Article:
Why do children suffer from repeated airway infections?

Airway infections are common – especially in young children. Every child will suffer from an ear, nose, throat, airway, or lung infection at some stage. These infections may also recur (sometimes quite frequently) and it is especially young children who attend day-care centres that are more frequently sick with airway infections.

Parents are often frustrated by the number of doctor visits, and repeated antibiotic courses, that their child must endure. Airway infections are most frequently caused by viruses. A typical viral airway infection will result in a runny or blocked nose, poor sleep and cough that may last for two weeks or even longer. Some patients may be more severely affected than others. Very little can be done for a typical viral airway infection. Antibiotic treatment does not work and will only be valuable in those few patients who suffer from a bacterial infection. Other commonly prescribed treatments like cortisone syrup, cough mixtures and nebulising may be of no benefit, or even harmful rather than helpful. It is often the simple measures, like saline nose washes, a decongestant nose spray and paracetamol that offer the most value.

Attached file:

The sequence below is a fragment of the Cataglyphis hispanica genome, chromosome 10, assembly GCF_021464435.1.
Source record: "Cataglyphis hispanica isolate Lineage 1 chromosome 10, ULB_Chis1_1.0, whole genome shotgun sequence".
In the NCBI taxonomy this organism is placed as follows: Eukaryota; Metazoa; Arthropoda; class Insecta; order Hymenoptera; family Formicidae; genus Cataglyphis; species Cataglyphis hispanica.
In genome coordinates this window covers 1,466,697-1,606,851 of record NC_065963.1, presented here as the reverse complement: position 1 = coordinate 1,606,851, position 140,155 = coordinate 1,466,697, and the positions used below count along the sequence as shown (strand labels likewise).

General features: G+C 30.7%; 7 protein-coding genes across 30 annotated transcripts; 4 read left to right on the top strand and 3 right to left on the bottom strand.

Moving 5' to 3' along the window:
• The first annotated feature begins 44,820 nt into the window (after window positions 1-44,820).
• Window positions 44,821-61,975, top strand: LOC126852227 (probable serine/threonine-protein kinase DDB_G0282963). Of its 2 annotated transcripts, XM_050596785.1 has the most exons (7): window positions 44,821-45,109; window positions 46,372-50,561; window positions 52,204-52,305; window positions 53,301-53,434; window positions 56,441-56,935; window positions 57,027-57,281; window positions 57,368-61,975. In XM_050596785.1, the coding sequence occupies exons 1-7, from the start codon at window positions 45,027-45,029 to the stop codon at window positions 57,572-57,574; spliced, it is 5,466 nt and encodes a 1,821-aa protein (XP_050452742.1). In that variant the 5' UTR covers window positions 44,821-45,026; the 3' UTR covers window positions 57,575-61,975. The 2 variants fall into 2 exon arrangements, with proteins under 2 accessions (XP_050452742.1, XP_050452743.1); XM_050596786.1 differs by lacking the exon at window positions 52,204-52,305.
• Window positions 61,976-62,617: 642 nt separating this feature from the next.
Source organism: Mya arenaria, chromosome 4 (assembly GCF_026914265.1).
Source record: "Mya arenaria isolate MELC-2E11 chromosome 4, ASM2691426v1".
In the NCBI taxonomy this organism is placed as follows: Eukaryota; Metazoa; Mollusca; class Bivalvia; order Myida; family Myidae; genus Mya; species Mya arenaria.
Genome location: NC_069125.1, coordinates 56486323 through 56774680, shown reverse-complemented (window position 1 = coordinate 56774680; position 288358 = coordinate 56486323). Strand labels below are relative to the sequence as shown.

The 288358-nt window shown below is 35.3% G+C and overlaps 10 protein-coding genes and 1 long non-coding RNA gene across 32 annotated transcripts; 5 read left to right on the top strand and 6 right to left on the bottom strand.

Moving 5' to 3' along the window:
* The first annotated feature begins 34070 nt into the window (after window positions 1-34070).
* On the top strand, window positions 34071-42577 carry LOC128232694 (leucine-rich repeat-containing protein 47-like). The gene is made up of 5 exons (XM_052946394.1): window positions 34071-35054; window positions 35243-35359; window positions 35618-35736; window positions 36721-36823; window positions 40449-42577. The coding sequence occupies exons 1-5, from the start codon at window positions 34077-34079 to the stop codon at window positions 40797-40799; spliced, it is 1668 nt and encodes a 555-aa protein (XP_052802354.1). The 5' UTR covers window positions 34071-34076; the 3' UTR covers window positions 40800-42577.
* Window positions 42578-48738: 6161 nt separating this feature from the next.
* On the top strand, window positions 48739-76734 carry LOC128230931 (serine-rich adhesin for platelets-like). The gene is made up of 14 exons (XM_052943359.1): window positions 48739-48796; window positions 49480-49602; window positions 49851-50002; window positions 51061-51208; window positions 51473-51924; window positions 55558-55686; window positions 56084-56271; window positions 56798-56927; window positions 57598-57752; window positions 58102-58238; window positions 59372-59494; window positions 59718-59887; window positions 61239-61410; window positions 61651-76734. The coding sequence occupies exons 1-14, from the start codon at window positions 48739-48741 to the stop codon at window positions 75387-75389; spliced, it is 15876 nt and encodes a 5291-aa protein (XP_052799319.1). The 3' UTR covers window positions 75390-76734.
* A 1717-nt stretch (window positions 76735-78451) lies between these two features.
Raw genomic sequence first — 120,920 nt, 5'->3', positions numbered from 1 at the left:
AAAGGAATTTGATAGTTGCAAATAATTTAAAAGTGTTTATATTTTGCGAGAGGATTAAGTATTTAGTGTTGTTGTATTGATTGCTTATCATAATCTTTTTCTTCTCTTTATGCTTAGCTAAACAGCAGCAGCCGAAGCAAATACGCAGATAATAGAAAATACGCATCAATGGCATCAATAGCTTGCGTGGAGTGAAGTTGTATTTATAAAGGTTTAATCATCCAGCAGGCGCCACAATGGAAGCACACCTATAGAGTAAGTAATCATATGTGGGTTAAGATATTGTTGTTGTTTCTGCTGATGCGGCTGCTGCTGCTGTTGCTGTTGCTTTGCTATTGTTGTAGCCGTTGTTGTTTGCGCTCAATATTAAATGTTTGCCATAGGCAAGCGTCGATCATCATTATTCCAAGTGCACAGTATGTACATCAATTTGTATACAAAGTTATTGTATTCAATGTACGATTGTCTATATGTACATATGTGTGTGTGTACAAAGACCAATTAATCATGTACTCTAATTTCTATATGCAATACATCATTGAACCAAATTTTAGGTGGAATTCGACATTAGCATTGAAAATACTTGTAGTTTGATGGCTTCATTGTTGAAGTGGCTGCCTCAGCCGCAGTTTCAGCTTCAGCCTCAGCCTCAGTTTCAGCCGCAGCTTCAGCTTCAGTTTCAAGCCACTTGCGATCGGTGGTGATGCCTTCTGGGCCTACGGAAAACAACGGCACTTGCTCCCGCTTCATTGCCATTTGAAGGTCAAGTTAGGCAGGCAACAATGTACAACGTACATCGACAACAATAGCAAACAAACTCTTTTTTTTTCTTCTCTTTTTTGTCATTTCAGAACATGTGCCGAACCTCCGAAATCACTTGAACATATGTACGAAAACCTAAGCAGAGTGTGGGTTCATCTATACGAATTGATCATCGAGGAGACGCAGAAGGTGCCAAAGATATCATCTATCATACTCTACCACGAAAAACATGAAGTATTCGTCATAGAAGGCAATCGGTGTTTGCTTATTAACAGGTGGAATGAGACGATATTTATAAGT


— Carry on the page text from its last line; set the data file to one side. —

The patient will almost inevitably cough. It is often the cough that brings parents to the doctor. The cough alone may not necessarily warrant a doctor visit or an antibiotic prescription. Children who cough and suffer from recurring fever, airway narrowing (difficult breathing), laboured breathing, or a wet cough that lasted more than 4 weeks, should consult a doctor. There are specific diagnostic and treatment guidelines to follow.

It is important to know that a higher frequency of airway infections may be associated with an underlying problem like an immune deficiency or chronic airway abnormality. Doctors are often prompted to investigate children with recurrent airway infections further because of infections that are too frequent in number, too severe, last too long, fail to improve with standard treatment or result in complications.

Many of the children who present with recurrent airway infections may be immunologically “normal” but it is important to recognise the features of possible underlying disorders. The decision to investigate relies on the doctor’s good knowledge of the possible underlying disorders and sound clinical judgement. Pointers, like a family history of repeated infections, cystic fibrosis, allergy, failure to grow well and specific clinical findings will guide the doctor on appropriate further evaluation. There are several underlying disorders to consider. These include airway allergy, immune deficiency and many non-immune diseases like cystic fibrosis and ciliary dyskinesia. Those children who present with severe, persistent, unusual and recurrent airway infections must be evaluated for a possible underlying disorder that could explain their recurrent airway infections.